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Up to 20% of Hoosiers likely have COVID-19, says health data expert at Regenstrief Institute

Dr. Brian Dixon calls rising cases "frightening"
Posted at 1:52 PM, Nov 16, 2020
and last updated 2020-11-16 20:11:56-05

A COVID-19 data expert calls Indiana’s latest case and hospitalization numbers “frightening” and says at this point, up to 20% of Hoosiers have likely been infected with the virus.

Dr. Brian Dixon is the Director of Public Health Informatics at the Regenstrief Institute in Indianapolis, which helps advise state health officials on diseases.

For the past few days, Indiana has reported more than 6,000 cases a day of COVID-19, and on Monday reported 5,218 new cases and 26 new deaths.

"The numbers we are seeing on the state's dashboard and the Regenstrief's dashboard are frightening,” said Dixon. “This increase, this trend, in new cases really began in late September and just carried through until now. So, we've seen no decline in the last several weeks, and Indiana along with many other states are calling it an exponential growth path which means if we don't act we will continue to see numbers go even higher through the holiday season which is scary.”

Dixon is an associate professor at the IU Fairbanks School of Public Health.

He said the increase in cases is not a result of increased testing, despite what many believe.

"The number of cases we are finding is outpacing the volume of increased testing we are doing, so that's where the positivity number comes into play,” said Dixon. “We are seeing positivity well over 10% and we're seeing positivity increase 1% every few days and that means there are a lot more cases and a lot more community spread and it's happening in almost every county of the state.”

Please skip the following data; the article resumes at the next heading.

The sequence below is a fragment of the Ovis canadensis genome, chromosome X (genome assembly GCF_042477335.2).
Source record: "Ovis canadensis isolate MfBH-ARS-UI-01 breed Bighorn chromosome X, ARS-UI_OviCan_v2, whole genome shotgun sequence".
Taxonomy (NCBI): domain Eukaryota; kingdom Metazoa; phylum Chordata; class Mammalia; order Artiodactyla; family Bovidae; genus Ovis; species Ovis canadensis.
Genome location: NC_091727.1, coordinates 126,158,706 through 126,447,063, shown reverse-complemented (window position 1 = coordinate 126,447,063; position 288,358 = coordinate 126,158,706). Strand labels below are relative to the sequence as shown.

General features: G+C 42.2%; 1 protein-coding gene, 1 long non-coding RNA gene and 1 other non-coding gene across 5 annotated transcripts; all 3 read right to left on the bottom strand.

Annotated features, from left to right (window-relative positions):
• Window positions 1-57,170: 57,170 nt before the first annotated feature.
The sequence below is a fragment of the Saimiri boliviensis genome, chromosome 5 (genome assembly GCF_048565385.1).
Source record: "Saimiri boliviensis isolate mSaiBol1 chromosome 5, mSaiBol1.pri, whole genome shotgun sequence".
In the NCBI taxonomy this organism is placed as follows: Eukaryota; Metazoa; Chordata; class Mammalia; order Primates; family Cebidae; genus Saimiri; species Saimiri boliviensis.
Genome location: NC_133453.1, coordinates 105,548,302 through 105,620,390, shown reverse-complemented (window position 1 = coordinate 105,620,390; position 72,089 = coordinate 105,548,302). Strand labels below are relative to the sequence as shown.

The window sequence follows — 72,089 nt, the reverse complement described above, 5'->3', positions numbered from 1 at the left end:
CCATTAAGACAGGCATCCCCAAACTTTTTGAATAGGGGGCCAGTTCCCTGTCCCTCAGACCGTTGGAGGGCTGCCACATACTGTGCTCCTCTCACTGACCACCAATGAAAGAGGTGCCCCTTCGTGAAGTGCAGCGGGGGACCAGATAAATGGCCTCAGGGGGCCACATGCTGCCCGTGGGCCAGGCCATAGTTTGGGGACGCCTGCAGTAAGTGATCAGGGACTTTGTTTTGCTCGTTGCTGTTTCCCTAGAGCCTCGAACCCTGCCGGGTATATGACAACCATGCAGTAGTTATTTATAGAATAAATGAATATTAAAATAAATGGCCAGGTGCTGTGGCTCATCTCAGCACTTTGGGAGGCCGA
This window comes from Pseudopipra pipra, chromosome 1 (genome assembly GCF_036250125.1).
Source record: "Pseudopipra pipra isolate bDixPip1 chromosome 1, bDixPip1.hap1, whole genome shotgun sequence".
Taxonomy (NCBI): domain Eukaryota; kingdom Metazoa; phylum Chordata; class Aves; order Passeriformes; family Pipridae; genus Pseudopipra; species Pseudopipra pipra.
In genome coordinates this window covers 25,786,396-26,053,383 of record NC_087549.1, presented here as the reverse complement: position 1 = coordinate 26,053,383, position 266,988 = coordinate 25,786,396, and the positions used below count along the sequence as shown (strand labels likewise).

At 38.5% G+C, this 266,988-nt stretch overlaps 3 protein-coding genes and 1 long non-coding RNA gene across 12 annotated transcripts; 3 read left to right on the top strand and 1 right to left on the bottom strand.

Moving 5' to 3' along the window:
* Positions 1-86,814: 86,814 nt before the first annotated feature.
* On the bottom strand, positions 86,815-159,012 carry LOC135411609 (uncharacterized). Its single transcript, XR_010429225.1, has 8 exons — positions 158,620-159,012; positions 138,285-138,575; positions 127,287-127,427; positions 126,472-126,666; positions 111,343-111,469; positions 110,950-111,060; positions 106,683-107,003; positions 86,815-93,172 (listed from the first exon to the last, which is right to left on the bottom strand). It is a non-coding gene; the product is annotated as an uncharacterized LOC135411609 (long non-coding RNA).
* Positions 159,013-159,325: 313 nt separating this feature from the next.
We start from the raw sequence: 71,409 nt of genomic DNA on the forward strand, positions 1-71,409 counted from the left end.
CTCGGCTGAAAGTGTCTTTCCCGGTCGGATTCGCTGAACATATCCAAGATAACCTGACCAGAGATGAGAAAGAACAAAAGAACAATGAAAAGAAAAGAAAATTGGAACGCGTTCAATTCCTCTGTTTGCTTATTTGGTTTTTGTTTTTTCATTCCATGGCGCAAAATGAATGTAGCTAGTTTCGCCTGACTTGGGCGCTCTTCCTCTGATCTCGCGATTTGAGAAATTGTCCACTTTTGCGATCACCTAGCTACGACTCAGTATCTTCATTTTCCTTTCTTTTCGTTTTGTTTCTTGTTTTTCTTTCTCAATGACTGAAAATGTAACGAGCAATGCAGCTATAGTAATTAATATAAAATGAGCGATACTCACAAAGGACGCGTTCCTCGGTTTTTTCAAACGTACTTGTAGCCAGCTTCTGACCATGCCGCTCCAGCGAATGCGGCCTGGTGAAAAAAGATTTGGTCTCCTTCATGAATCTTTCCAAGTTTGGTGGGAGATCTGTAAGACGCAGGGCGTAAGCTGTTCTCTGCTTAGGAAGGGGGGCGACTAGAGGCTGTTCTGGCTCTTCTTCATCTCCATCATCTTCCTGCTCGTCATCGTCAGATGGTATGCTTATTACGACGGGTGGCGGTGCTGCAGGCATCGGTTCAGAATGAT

Dixon said the numbers show COVID-19 is “running rampant” through the population.

In a room of 10 people, up to 2 of them are likely to have the virus or have already had it, said Dixon.

It’s something families need to keep in mind when planning for the holidays.

"So, if you're having a get-together of maybe 20-30 people at your house then there's likely half a dozen of them that have the virus,” said Dixon. “We're really encouraging people to have smaller gatherings.”

Dixon said a lot of asymptomatic people have never been tested and have not been discovered through contact tracing.

Hospitalizations hit record levels last week, and some facilities are already hitting their breaking point.

On Monday, the Indiana State Department of Health reported 2,768 people are hospitalized with COVID-19.

Dixon said state leaders need to consider restrictions that will truly make a difference in the rising numbers—especially on activities that involve not wearing masks, like eating and drinking.

"I think our leaders should think about these strategies,” said Dixon. “No one wants to see a business close or shut down permanently but really put some restrictions in place to help people make the right choice over this holiday season."